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Joanie Loves Chachi
Joanie Loves Chachi

Joanie Loves Chachi is an American sitcom and a spin-off of Happy Days that aired on ABC from March 23, 1982 to May 24, 1983. It stars Erin Moran and Scott Baio as the titular characters Joanie Cunningham and Chachi Arcola, respectively.


The series is set in the early to mid-1960s and follows the exploits of Joanie and Chachi as they moved to Chicago and tried to make it on their own with a rock band and a music career at a time when the British Invasion was looming (one episode was titled "Beatlemania"). It mixed the traditional elements of a sitcom with musical performances on each show by Baio and Moran. In fact, the beginning credit sequence of the show had them singing to each other. Their backup band consists of a spaced-out drummer named Bingo and Chachi's blasé cousins Mario and Annette.

The series also starred Ellen Travolta as Louisa Delvecchio, Chachi's mother (Travolta and Baio would star again as mother and son later in Charles in Charge), and Al Molinaro as Al Delvecchio, Chachi's stepfather (and formerly the owner of Arnold's Drive-In in Happy Days), who opened a restaurant in which Chachi and Joanie performed most of their music. Art Metrano played Chachi's uncle Rico Mastorelli, who was the band's manager and helped Joanie and Chachi advance in their careers. Winifred Freedman (later a cast member of the syndicated soap opera Rituals) played Rico's daughter, Annette, Chachi's cousin and bandmate.


Joanie Loves Chachi was the first Miller-Boyett (and only Garry Marshall-produced) sitcom developed by Thomas L. Miller and Robert L. Boyett, and was created by Lowell Ganz, Mark Rothman, and Garry Marshall. Unlike other Garry Marshall/Miller-Boyett sitcoms, this is the only series that does not have Charles Fox and/or Norman Gimbel as the show's theme song/music cue composer.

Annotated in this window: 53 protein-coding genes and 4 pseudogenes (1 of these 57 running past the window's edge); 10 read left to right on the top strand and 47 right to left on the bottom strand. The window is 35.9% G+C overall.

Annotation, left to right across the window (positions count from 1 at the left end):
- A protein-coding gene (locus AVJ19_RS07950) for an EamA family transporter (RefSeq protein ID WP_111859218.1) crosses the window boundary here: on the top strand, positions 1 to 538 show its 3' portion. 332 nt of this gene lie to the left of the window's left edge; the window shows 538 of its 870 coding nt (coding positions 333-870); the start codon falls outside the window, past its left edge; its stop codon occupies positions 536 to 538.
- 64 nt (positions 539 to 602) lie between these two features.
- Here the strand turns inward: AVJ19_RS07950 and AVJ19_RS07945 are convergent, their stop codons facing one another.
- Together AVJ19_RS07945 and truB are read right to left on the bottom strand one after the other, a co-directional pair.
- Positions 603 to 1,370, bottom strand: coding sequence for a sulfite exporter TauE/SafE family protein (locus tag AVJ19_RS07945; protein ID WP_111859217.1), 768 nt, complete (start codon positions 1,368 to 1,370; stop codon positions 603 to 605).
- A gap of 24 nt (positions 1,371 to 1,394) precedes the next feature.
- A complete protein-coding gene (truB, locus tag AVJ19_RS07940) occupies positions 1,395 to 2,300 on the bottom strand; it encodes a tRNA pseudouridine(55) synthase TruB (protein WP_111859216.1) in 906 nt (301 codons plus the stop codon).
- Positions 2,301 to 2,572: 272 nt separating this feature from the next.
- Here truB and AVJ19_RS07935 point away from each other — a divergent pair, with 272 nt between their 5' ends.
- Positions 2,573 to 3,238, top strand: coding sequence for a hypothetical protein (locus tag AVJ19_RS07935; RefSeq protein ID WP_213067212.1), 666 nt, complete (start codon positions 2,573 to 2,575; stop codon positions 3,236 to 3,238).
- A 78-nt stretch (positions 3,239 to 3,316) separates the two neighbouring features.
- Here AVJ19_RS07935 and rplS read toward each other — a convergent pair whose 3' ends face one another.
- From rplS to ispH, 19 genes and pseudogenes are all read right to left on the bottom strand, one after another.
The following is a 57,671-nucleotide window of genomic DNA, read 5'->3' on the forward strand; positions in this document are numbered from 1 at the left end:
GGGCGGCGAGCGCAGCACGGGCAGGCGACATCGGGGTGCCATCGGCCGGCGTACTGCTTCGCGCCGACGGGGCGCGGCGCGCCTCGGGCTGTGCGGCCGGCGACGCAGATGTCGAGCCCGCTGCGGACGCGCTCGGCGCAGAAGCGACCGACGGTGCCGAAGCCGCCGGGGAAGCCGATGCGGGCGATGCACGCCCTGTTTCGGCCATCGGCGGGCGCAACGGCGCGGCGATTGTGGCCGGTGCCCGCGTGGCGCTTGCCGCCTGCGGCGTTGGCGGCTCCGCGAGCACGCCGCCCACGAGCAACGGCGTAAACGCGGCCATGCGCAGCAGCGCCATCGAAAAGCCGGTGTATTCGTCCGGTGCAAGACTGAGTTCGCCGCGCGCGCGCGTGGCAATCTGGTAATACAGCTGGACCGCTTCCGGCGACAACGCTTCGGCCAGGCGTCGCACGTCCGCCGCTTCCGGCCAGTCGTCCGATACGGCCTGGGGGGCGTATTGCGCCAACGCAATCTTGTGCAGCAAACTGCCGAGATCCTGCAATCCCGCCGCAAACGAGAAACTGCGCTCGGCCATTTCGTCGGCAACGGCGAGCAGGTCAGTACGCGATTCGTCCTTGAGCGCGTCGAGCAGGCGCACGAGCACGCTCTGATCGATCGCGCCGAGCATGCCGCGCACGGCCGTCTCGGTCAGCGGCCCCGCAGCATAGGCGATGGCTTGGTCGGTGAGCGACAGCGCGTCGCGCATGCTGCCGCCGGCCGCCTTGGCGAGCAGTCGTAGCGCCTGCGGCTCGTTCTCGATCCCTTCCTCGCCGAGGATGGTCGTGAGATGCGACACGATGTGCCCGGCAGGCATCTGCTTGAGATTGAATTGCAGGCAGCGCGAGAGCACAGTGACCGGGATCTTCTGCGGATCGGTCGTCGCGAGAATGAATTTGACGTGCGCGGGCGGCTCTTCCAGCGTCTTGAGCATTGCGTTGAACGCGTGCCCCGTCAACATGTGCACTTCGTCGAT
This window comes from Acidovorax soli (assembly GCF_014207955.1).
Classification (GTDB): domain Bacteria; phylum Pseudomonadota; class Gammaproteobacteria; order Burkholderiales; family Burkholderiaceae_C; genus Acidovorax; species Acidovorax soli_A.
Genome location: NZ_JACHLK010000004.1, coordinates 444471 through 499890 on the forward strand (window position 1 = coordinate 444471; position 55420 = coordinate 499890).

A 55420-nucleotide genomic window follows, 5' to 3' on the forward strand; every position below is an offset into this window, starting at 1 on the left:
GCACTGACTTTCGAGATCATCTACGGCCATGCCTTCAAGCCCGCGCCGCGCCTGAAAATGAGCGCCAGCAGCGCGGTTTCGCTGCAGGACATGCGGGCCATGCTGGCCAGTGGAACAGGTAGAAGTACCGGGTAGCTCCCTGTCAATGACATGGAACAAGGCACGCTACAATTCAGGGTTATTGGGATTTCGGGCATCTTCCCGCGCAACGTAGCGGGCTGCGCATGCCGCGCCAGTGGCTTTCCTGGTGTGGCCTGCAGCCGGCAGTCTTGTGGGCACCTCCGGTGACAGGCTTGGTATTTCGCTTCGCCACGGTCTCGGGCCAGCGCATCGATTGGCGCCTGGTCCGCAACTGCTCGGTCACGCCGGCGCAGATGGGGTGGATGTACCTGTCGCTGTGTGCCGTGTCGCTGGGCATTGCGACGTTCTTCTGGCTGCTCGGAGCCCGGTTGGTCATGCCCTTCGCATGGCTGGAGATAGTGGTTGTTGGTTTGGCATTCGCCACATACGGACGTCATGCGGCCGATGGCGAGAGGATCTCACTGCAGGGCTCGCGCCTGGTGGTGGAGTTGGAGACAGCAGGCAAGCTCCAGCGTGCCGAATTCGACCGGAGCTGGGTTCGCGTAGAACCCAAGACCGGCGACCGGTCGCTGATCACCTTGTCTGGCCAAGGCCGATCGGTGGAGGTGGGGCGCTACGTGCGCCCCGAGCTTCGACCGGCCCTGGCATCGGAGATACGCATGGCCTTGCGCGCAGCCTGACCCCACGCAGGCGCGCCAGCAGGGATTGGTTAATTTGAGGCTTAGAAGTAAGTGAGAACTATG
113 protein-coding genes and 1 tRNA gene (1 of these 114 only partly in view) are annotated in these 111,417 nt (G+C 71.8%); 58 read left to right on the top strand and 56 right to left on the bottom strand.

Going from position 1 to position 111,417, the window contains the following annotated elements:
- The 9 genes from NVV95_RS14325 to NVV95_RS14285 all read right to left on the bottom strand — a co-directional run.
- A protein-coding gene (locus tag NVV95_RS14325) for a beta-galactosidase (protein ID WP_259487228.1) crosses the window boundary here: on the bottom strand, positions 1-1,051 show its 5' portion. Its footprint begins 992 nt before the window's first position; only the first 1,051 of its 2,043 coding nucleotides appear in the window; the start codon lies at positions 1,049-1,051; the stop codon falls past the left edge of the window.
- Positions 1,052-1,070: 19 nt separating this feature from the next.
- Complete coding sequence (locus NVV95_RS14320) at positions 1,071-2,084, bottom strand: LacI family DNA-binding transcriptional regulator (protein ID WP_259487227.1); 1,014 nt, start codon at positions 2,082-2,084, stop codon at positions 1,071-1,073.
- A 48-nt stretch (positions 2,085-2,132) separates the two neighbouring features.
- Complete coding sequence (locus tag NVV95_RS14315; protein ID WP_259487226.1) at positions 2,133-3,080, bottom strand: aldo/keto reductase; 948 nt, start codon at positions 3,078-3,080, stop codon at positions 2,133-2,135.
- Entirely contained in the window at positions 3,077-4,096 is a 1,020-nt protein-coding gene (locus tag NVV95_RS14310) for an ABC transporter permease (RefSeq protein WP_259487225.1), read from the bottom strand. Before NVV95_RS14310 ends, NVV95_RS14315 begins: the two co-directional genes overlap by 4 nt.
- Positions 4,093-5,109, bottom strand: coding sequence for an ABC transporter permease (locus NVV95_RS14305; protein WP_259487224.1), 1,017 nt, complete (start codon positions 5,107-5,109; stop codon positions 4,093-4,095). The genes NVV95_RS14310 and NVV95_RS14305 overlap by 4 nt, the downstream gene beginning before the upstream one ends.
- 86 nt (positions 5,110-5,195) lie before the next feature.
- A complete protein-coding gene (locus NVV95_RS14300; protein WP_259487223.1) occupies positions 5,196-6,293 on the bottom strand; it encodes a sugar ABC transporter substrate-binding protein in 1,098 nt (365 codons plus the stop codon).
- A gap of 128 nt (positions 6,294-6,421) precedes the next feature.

A false urban legend circulated that the show was far more popular in Korea due to "chachi" being similar to a Korean word for "penis". The program was shown on the Armed Forces Network terrestrial channel 2, which was seen by the general population, but did not cause a stir because of the name and because the program was not very popular.[1]

Scott Baio later recalled that:

US TV Ratings


The show initially attracted high ratings for the first few episodes, but the ratings plummeted in Season 2 with a move to Thursday nights, and the series only lasted for two seasons (both abbreviated) before the characters were rolled back into Happy Days for that program's final season. ABC determined that the show was losing too much of its lead-in, suggesting low appeal if the show were moved.

In 2010, TV Guide Network listed the show at #17 on its list of 25 Biggest TV Blunders, arguing that Joanie and Chachi was not what viewers wanted to see and that it was the Fonz who drew viewers in to Happy Days.[5]

Main cast


Home media

On February 4, 2014, CBS DVD (distributed by Paramount) released Joanie Loves Chachi - The Complete Series on DVD in Region 1.[6]

In popular media

In the pilot episode of Friends, taped on 4 May 1994, Rachel Green is watching the show after she breaks up with her fiancé Barry. She says, "See! But Joanie loved Chachi! That's the difference!"[7]

The show is referenced in the Bloodhound Gang song, “Yummy Down on This”, from their third studio album, Hooray for Boobies.

On the Beastie Boys track Get It Together, released on 17 March 1994, guest vocalist Q-Tip likens band member Ad Rock's close relationship with his then wife Ione Skye to that of "Chachi and Joanie"; Ad Rock himself then replies, in rhyme, "'Cause she's the cheese and I'm the macaroni!"[8]

In the 2004 film DodgeBall: A True Underdog Story when White Goodman (played by Ben Stiller) hits Justin with a dodgeball, he says "Joanie loves Chachi!".

In Jason Mraz's 2018 song "Unlonely", Mraz references Chachi and Joanie in the line, "We could keep it sweet like Chachi and Joanie".

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